The Amtrak train that collided Sunday morning with a freight train and killed two people appeared to be on the wrong track, possibly because a switch was in the wrong position, S.C. Gov. Henry McMaster and state officials said Sunday.
Investigators now are trying to determine if the switch was misaligned, causing the passenger train to run off the main line and collide with the parked freight train, according to the S.C. Office of Regulatory Staff.
The CSX freight train was empty, stationary and on a loading track when the collision occurred, McMaster said. The Amtrak train was traveling about 50 mph, within the posted 59 mph speed limit, according to the regulatory staff agency.
“It appears to me that the CSX train was on the track it was supposed to be on,” McMaster said. “It appears Amtrak was on the wrong track.”
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Tom Allen, a transportation safety director with the state ORS, said “it was probably a switching issue’’ that caused the Amtrak train to run onto the side track.
The National Transportation Safety Board will be looking into the matter as the lead investigative agency, Allen said. Investigators with the National Transportation Safety Board will be arriving on site all day, and that includes NTSB chairman Robert Sumwalt, a Columbia native.
“Part of the preliminary indications are that it would have to be a switching issue,’’ Allen told The State. “It was no derailment caused by a flaw in the track. The Amtrak was on the wrong track.’’
CSX, which owns the track, would be responsible for maintaining the switch on the track, Allen said.
The federal government has been moving to institute what is known as “positive train control,’’ a system that would warn speeding trains of upcoming dangers. But Allen said indications are that positive train controls had not yet been implemented.
“At this time, to my knowledge, this train did not have the PTC,’’ or positive train control, Allen said.
According to the Federal Railroad Administration, Congress required some railroad mainlines, including those with commuter rail passenger service, to fully implement positive train control by the end of 2015. But Congress extended the deadline by at least three years to December 31, 2018, according to the FRA.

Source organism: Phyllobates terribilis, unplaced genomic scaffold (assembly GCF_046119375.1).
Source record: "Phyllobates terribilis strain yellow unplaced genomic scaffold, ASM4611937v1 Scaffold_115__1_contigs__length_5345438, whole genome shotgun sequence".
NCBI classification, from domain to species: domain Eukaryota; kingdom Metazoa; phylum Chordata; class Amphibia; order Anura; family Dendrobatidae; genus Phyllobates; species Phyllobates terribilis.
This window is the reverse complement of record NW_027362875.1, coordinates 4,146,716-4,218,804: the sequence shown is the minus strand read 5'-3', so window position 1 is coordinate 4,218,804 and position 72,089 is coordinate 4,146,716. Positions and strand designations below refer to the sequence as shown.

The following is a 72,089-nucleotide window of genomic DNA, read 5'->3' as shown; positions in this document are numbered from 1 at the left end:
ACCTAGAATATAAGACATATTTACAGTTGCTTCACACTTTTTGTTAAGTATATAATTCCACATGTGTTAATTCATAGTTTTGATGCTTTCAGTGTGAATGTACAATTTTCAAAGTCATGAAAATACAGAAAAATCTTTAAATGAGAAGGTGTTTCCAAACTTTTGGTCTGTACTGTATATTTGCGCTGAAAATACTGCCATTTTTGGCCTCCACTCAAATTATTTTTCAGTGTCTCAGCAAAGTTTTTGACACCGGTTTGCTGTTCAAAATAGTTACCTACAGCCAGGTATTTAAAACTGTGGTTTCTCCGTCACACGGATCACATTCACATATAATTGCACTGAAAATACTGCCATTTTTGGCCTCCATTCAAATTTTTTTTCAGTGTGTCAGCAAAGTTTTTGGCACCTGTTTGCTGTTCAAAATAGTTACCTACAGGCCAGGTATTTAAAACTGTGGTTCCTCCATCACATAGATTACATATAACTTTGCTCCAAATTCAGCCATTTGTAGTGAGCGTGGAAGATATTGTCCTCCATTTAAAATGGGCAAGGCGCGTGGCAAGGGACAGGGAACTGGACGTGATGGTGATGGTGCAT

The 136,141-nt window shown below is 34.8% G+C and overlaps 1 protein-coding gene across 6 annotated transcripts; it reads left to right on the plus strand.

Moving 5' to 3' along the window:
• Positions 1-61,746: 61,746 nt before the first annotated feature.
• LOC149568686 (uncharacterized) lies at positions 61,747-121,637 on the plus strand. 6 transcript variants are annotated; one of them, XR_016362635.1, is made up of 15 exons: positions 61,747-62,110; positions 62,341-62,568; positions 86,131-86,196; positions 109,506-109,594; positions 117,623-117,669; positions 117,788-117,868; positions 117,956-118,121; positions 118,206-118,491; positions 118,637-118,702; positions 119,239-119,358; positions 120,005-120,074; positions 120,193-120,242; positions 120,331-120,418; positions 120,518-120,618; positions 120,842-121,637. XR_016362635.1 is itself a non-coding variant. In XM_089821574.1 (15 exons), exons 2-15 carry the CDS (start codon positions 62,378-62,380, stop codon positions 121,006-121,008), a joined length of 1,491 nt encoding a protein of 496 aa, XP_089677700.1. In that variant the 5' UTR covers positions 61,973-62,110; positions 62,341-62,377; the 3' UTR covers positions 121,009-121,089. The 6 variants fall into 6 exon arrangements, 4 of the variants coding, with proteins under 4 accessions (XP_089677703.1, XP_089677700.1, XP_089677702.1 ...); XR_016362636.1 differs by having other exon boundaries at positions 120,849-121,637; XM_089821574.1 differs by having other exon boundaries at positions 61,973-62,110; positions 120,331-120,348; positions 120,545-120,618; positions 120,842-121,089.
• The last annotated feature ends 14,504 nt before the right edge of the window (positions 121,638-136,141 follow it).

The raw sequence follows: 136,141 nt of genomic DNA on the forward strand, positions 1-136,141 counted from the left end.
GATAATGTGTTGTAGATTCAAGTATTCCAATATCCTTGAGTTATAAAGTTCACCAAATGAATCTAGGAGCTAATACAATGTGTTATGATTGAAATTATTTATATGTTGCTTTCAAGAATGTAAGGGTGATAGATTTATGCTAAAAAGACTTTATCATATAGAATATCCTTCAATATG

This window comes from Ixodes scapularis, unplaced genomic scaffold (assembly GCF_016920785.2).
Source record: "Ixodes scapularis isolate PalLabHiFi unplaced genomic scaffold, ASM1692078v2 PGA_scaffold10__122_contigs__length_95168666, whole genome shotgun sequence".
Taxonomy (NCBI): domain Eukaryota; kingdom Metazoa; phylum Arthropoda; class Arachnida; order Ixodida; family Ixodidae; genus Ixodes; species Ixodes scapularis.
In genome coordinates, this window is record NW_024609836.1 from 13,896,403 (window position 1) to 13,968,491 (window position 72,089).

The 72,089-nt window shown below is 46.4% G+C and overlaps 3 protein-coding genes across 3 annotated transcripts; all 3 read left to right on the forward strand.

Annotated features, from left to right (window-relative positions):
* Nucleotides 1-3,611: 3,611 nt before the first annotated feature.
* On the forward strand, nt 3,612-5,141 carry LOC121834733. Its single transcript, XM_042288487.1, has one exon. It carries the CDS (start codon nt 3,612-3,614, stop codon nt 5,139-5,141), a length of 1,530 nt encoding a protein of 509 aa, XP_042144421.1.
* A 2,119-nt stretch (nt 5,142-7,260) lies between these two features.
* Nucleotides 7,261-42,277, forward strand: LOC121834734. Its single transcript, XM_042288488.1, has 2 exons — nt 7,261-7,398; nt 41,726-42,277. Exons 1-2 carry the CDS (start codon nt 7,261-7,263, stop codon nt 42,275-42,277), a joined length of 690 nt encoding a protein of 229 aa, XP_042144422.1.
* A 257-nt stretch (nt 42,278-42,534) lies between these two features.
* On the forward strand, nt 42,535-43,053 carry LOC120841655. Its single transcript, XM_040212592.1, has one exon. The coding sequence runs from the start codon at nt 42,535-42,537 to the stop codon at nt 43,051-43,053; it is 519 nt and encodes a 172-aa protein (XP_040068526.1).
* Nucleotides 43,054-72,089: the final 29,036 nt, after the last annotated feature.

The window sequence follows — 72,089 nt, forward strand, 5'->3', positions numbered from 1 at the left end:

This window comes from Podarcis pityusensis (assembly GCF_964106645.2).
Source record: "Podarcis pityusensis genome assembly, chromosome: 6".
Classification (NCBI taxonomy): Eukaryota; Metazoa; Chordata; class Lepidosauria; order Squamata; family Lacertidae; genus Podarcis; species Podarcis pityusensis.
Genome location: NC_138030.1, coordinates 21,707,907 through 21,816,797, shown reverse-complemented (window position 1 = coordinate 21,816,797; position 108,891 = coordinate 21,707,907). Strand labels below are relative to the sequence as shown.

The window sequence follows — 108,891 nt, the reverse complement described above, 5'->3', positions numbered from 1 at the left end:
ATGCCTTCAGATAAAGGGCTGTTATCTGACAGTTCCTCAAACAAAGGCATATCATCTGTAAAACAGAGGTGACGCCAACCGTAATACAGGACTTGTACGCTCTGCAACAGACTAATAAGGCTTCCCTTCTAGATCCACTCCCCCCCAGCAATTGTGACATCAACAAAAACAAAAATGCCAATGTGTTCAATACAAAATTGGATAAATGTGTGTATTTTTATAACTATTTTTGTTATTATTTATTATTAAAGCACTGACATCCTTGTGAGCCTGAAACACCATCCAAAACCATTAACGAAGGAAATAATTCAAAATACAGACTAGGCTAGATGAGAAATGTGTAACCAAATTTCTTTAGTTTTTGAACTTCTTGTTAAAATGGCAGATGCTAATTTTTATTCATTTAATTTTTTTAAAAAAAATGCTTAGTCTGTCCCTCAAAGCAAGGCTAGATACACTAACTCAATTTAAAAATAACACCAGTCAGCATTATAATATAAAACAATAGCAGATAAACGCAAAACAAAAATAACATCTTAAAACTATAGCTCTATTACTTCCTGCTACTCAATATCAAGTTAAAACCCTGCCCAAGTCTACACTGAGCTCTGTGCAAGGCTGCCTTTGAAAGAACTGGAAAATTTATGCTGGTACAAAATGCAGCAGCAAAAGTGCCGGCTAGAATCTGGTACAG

Such technology acts similar to a breaking system, to prevent crashes.
The two people who died were Amtrak workers, McMaster said. More than 100 were treated at local hospitals for various injuries.
“It’s a horrible thing to see to understand the force that is involved,” McMaster said after viewing scene. “The first engine of the freight train was torn up and the single engine of the Amtrak train was barely recognizable. It was quite a crash.”
Sunday’s crash brought back memories for many people of a disastrous train wreck that occurred in Graniteville 13 years ago, when a freight train ran off a main line and collided with a parked train on a side track. In that case, a switch was determined to be in the wrong position.
The difference between the Graniteville wreck and the Cayce crash is that chemicals were not involved with the Cayce wreck, according to preliminary reports. The Graniteville wreck killed nine people when chlorine was released over the small mill town in Aiken County.
On Sunday, McMaster visited with the Cayce passengers who were taken to a Red Cross shelter set up at nearby Pine Ridge Middle School. He said he counted 32 people being taken care of at the school.
“The spirits, under the circumstances, were very good,” he said.
This is the second fatal Amtrak crash nationally in a week and the third in the last few months. Three people were killed in Washington State in December when an Amtrak train crashed there.
Other key news and developments from Sunday’s crash.
▪ The crash occurred near Charleston Highway and Pine Ridge Road around 2:35 a.m. Sunday. The lead Amtrak car and a few passenger cars derailed.
▪ There were eight crew members and approximately 139 passengers on board. Anyone seeking info about passengers on Train 91 should call the Amtrak info line at 1-800-523-9101.
▪ All the passengers have been removed from Amtrak 91, which was operating from New York to Miami.
▪ 116 people were taken to local hospitals with various injuries.
▪ The White House released this statement: “The President has been briefed on the train accident in South Carolina and is receiving regular updates. Our thoughts and prayers are with everyone that has been affected by this incident.”